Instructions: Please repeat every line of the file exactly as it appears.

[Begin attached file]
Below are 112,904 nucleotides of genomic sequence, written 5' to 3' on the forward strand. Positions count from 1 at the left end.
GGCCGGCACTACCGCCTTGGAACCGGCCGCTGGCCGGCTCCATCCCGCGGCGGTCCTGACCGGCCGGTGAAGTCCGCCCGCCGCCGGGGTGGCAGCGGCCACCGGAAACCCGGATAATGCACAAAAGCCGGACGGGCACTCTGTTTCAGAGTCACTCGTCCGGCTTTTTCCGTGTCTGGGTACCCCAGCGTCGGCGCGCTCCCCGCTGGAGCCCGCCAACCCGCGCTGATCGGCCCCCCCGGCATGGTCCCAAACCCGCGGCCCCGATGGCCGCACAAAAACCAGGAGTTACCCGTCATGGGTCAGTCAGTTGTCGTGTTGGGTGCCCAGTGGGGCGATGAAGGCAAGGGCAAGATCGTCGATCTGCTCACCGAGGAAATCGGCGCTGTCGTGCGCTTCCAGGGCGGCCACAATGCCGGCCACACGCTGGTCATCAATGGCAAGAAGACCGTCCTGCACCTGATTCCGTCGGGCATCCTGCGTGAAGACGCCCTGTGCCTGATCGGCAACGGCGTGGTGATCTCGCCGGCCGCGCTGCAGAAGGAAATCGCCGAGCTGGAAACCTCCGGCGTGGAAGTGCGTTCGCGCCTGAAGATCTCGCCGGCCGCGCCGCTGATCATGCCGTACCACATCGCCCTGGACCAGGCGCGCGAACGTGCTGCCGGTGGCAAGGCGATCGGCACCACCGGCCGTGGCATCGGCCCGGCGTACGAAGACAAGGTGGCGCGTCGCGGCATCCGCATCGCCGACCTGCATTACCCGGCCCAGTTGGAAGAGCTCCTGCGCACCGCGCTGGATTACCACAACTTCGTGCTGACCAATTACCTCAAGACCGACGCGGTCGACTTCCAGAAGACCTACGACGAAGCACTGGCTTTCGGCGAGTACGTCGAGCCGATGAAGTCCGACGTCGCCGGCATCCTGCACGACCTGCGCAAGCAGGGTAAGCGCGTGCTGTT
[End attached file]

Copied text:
Below are 112,904 nucleotides of genomic sequence, written 5' to 3' on the forward strand. Positions count from 1 at the left end.
GGCCGGCACTACCGCCTTGGAACCGGCCGCTGGCCGGCTCCATCCCGCGGCGGTCCTGACCGGCCGGTGAAGTCCGCCCGCCGCCGGGGTGGCAGCGGCCACCGGAAACCCGGATAATGCACAAAAGCCGGACGGGCACTCTGTTTCAGAGTCACTCGTCCGGCTTTTTCCGTGTCTGGGTACCCCAGCGTCGGCGCGCTCCCCGCTGGAGCCCGCCAACCCGCGCTGATCGGCCCCCCCGGCATGGTCCCAAACCCGCGGCCCCGATGGCCGCACAAAAACCAGGAGTTACCCGTCATGGGTCAGTCAGTTGTCGTGTTGGGTGCCCAGTGGGGCGATGAAGGCAAGGGCAAGATCGTCGATCTGCTCACCGAGGAAATCGGCGCTGTCGTGCGCTTCCAGGGCGGCCACAATGCCGGCCACACGCTGGTCATCAATGGCAAGAAGACCGTCCTGCACCTGATTCCGTCGGGCATCCTGCGTGAAGACGCCCTGTGCCTGATCGGCAACGGCGTGGTGATCTCGCCGGCCGCGCTGCAGAAGGAAATCGCCGAGCTGGAAACCTCCGGCGTGGAAGTGCGTTCGCGCCTGAAGATCTCGCCGGCCGCGCCGCTGATCATGCCGTACCACATCGCCCTGGACCAGGCGCGCGAACGTGCTGCCGGTGGCAAGGCGATCGGCACCACCGGCCGTGGCATCGGCCCGGCGTACGAAGACAAGGTGGCGCGTCGCGGCATCCGCATCGCCGACCTGCATTACCCGGCCCAGTTGGAAGAGCTCCTGCGCACCGCGCTGGATTACCACAACTTCGTGCTGACCAATTACCTCAAGACCGACGCGGTCGACTTCCAGAAGACCTACGACGAAGCACTGGCTTTCGGCGAGTACGTCGAGCCGATGAAGTCCGACGTCGCCGGCATCCTGCACGACCTGCGCAAGCAGGGTAAGCGCGTGCTGTT